Here at the frontier, the leaves fall like rain. Although my neighbors are all barbarians, there are still two cups at my table.

Ten thousand flowers in spring, the moon in autumn, a cool breeze in summer, snow in winter. If your mind isn't clouded by unnecessary things, this is the best season of your life.

~ Wu-men ~

Friday, June 12, 2020

Old Stories of the Diety Agni

Today we have a guest post byRichard Bejtlich in which he discusses what may be the oldest martial arts manual extant. Richard is the founder of Martial HistoryTeam and a jiu-jitsu practitioner with Team Pedro Sauer.

The Agni Purana

By Richard Bejtlich, founder, Martial History Team

Most martial artists are familiar with East and South-eastern Asian styles through practice and movies, but many are not aware of the martial traditions of other parts of Asia. India, with a population of over one billion people, is home to a rich martial tradition. India offers opportunities for study that are sometimes lacking in other countries.

For example, although there are discussions of warfare in old Chinese documents, one does not find detailed extant (i.e., still surviving) manuals of warfare until the 16th century. One example is 正氣堂集 (Zheng Qi Tang Ji), "Compilation of Vital Energy,” by 俞大猷 (Yu Da-You), who lived 1503–1579, and was a Ming dynasty Chinese general. Another is 紀效新書 (ji xiao xin shu) "New Book of Military Efficiency," written by another general, Qi Jiguang, who lived 1528-1588.

One of the oldest, if not the oldest, extant Indian military manuals is the Agni Purana, a Sanskrit text. “Agni Purana” means “old stories of the deity Agni.” The 1904 translation and commentary titled Agni Puranam (not “Agni Purana,” incidentally) by Dutt M.N. dates the text to the “8th or 9th century,” while Martial Arts Studies of the World (2010) dates it to the 8th century. Phillip B. Zarrilli’s book on the Indian art of Kalarippayattu, When the Body Becomes All Eyes, claims the text was written “no earlier than the 8th century.” Whatever the exact date, this book contains specific material on martial matters many centuries before many other extant book on martial arts.

The Agni Purana is not purely a martial arts text, however. In fact, only four of its 382 or 383 (depending on the edition) chapters address martial content. In this sense the book is more like an early encyclopedia of Indian thought. The four chapters of interest to martial artists are numbered 249-252. They are available online, although split between two volumes, available as Agni Purana English translation parts 2 and 3 at The four chapter headings are “science of archery,” (twice), “method of using a noose,” and “the mode of wielding the sword, maces, etc.” In the format available online, the text occupies about eight pages of text.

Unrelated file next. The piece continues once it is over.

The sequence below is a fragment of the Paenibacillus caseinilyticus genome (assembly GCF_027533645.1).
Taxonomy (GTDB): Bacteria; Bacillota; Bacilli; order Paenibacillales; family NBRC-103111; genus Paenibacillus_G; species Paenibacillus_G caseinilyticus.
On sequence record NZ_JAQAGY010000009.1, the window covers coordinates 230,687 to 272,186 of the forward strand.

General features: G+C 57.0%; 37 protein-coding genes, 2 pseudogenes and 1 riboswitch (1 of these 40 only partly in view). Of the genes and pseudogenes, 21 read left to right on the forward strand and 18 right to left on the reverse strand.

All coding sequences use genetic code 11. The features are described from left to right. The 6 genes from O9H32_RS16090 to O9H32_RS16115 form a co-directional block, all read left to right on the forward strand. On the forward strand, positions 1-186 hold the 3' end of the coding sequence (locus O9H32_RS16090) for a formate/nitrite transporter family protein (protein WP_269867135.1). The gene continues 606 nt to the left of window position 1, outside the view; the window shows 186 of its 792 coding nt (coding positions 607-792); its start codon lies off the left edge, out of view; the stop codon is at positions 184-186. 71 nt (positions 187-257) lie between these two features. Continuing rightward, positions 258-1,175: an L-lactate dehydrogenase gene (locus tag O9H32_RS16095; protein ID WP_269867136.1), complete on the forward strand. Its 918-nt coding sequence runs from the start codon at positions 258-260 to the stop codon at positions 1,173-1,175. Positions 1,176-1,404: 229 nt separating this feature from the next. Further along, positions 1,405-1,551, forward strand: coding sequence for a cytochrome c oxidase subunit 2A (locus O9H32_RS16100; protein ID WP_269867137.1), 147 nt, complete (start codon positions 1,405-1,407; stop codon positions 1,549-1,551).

The emphasis on archery is not unique to Indian martial arts. Those familiar with Japanese traditions will remember that the samurai were first known for their expertise as mounted archers. The four martial chapters of the Agni Purana belong to the Dhanur Veda tradition of Indian martial arts. Dhanur Veda means “science of the bow,” although scholars apply the term to all ancient Indian martial arts. Some Indian martial arts still practiced, such as Kalarippayattu, trace their origins to Dhanur Vedic texts, including the Agni Purana.

The four martial arts chapters of the Agni Purana are short enough to read in their entirety, but in brief they discuss topics such as warfare via chariots, elephants, and horseback, plus combat by infantry and wrestling. The text includes five types of weapons, such as arrows and similar missiles, spears, the noose (as a weapon that is thrown but retained, unlike an arrow or spear), swords, and unarmed combat. Zarrilli noted that the chapters reflect a progression that might resonate with modern martial artists, saying “The consummate martial master progresses from training in basic body postures, through technical mastery of techniques, to single-point focus, to even more subtle aspects of mental accomplishment.”

Readers looking for additional free book-length material on Indian martial arts might enjoy two older texts published by the Internet Archive:

On the Weapons Army Organisation and Political Maxims of the Ancient Hindus by Gustav Oppert, published in 1880, 182 pages, with a special focus on the text Nitiprakasika aka Niti Prakashika aka Neeti Prakashika:

The Art of War in Ancient India by P C Chakravarti, published in 1941, 252 pages.

Indian martial arts may not be as popular, in terms of practice, when compared to their East and South-eastern Asian styles, but they offer several texts worthy of modern study. In this respect they are similar to historical European martial arts (HEMA), although texts like the Agni Purana are comparatively brief and lacking the illustrations found in many European manuscripts. I encourage readers familiar with these Indian traditions and their texts to share what they know!

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